-end-
About CIP

The International Potato Center, known by its Spanish acronym CIP, was founded in 1971 as a root and tuber research-for-development institution delivering sustainable solutions to the pressing world problems of hunger, poverty, and the degradation of natural resources. CIP's headquarters is in Lima, Peru and it has offices in 18 countries across Asia, Africa, and Latin America. Working closely with our partners, CIP seeks to achieve food security, increased well-being, and gender equity for poor people relying on potato, sweetpotato and other root and tuber crops across these regions. CIP furthers its mission through rigorous research, innovation in science and technology, and capacity strengthening.

CIP is part of the CGIAR Consortium, a global partnership that unites organizations engaged in research for a food secure future. CGIAR research is dedicated to reducing rural poverty, increasing food security, improving human health and nutrition, and ensuring more sustainable management of natural resources. CIP's work is supported by bilateral donor agencies, major foundations, and international financial institutions.

International Potato Center / Centro Internacional de la Papa

Related Climate Change Articles from Brightsurf:

Are climate scientists being too cautious when linking extreme weather to climate change?
Climate science has focused on avoiding false alarms when linking extreme events to climate change.

Mysterious climate change
New research findings underline the crucial role that sea ice throughout the Southern Ocean played for atmospheric CO2 in times of rapid climate change in the past.

Mapping the path of climate change
Predicting a major transition, such as climate change, is extremely difficult, but the probabilistic framework developed by the authors is the first step in identifying the path between a shift in two environmental states.

Small change for climate change: Time to increase research funding to save the world
A new study shows that there is a huge disproportion in the level of funding for social science research into the greatest challenge in combating global warming -- how to get individuals and societies to overcome ingrained human habits to make the changes necessary to mitigate climate change.

Sub-national 'climate clubs' could offer key to combating climate change
'Climate clubs' offering membership for sub-national states, in addition to just countries, could speed up progress towards a globally harmonized climate change policy, which in turn offers a way to achieve stronger climate policies in all countries.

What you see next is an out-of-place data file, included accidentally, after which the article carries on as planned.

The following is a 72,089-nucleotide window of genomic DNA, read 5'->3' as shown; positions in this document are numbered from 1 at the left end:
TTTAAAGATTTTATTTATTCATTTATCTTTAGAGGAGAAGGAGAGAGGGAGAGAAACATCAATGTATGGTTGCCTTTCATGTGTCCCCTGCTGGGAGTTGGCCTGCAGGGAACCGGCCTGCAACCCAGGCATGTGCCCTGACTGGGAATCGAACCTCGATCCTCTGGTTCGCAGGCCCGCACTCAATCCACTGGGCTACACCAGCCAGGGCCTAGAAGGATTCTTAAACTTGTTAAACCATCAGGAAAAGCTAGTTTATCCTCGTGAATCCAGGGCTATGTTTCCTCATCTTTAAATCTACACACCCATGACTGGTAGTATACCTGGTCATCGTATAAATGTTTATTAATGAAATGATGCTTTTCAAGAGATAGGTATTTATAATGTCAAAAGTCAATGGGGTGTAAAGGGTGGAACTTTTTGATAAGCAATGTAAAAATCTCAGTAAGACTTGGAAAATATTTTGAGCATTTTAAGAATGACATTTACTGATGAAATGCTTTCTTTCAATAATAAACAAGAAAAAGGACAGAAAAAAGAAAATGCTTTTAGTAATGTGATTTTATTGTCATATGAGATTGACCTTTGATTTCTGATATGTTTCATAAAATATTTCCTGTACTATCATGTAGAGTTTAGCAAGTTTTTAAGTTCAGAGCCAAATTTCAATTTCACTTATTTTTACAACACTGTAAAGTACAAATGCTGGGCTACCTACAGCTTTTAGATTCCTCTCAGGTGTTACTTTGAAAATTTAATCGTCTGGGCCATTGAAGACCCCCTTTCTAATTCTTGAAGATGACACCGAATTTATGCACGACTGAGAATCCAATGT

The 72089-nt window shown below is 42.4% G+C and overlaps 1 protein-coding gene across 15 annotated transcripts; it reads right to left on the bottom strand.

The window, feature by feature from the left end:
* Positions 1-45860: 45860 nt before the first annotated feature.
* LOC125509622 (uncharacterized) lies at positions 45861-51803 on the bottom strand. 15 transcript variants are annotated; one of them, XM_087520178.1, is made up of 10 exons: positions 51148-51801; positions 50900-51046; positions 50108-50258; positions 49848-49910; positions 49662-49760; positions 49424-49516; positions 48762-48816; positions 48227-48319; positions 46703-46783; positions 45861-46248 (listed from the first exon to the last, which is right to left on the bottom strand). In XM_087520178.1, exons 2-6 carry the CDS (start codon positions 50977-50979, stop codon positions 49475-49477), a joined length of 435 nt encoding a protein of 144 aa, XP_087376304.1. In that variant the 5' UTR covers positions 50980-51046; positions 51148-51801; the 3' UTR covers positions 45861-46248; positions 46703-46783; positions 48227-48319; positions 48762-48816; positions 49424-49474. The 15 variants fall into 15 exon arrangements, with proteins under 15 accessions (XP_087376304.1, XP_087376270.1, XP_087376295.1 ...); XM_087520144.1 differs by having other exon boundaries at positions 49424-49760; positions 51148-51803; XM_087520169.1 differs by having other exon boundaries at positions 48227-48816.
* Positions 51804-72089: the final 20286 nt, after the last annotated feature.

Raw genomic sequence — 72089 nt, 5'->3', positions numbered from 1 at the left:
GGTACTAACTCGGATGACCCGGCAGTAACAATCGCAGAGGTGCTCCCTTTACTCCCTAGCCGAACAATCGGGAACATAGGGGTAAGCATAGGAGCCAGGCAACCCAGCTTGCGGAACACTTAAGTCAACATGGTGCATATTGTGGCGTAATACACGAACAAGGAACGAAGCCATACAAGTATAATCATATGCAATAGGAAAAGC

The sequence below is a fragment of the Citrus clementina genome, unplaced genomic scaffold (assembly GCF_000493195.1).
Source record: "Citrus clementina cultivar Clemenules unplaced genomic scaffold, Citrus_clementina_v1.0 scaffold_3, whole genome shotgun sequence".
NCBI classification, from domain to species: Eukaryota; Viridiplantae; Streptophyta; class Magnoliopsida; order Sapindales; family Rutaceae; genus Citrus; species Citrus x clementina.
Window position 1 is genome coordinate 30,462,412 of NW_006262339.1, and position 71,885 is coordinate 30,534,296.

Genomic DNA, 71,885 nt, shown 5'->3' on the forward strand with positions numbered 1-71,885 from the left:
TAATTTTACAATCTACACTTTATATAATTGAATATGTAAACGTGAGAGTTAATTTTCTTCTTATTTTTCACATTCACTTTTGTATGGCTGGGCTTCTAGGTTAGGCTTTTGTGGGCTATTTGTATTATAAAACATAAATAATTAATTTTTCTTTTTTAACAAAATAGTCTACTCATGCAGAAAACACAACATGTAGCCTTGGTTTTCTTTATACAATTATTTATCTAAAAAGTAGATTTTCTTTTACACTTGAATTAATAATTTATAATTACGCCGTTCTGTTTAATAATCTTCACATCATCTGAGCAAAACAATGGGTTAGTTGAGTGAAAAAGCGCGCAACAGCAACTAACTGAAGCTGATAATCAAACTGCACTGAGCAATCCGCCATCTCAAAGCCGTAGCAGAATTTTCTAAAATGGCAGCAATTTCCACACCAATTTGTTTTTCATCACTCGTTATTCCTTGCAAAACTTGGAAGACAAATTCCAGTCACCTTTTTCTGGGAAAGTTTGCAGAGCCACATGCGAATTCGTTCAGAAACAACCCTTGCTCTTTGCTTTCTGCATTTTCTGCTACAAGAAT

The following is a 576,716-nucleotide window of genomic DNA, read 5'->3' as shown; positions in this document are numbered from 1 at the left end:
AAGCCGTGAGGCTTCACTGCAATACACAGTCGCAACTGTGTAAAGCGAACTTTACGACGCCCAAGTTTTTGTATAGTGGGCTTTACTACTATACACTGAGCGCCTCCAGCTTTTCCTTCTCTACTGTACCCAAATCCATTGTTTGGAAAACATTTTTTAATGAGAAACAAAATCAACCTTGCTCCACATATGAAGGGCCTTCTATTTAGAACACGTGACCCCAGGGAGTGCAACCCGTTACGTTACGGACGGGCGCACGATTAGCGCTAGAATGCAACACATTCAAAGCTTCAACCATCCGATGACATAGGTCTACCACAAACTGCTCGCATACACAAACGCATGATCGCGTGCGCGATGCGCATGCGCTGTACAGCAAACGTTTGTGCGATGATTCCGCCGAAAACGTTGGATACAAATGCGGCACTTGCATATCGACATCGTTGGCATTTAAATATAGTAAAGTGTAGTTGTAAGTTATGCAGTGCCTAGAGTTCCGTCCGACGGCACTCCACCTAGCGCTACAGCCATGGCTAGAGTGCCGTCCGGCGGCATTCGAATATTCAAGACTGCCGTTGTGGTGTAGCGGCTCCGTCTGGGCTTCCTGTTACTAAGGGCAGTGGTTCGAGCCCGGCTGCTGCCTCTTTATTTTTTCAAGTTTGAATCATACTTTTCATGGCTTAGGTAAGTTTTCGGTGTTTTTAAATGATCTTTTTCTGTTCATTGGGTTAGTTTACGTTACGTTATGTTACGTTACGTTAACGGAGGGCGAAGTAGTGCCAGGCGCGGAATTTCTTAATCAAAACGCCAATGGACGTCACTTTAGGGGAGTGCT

Review of Chinese atmospheric science research over the past 70 years: Climate and climate change
Over the past 70 years since the foundation of the People's Republic of China, Chinese scientists have made great contributions to various fields in the research of atmospheric sciences, which attracted worldwide attention.

A CERN for climate change
In a Perspective article appearing in this week's Proceedings of the National Academy of Sciences, Tim Palmer (Oxford University), and Bjorn Stevens (Max Planck Society), critically reflect on the present state of Earth system modelling.

Fairy-wrens change breeding habits to cope with climate change
Warmer temperatures linked to climate change are having a big impact on the breeding habits of one of Australia's most recognisable bird species, according to researchers at The Australian National University (ANU).

Believing in climate change doesn't mean you are preparing for climate change, study finds
Notre Dame researchers found that although coastal homeowners may perceive a worsening of climate change-related hazards, these attitudes are largely unrelated to a homeowner's expectations of actual home damage.

Older forests resist change -- climate change, that is
Older forests in eastern North America are less vulnerable to climate change than younger forests, particularly for carbon storage, timber production, and biodiversity, new research finds.

Read More: Climate Change News and Climate Change Current Events
Brightsurf.com is a participant in the Amazon Services LLC Associates Program, an affiliate advertising program designed to provide a means for sites to earn advertising fees by advertising and linking to Amazon.com.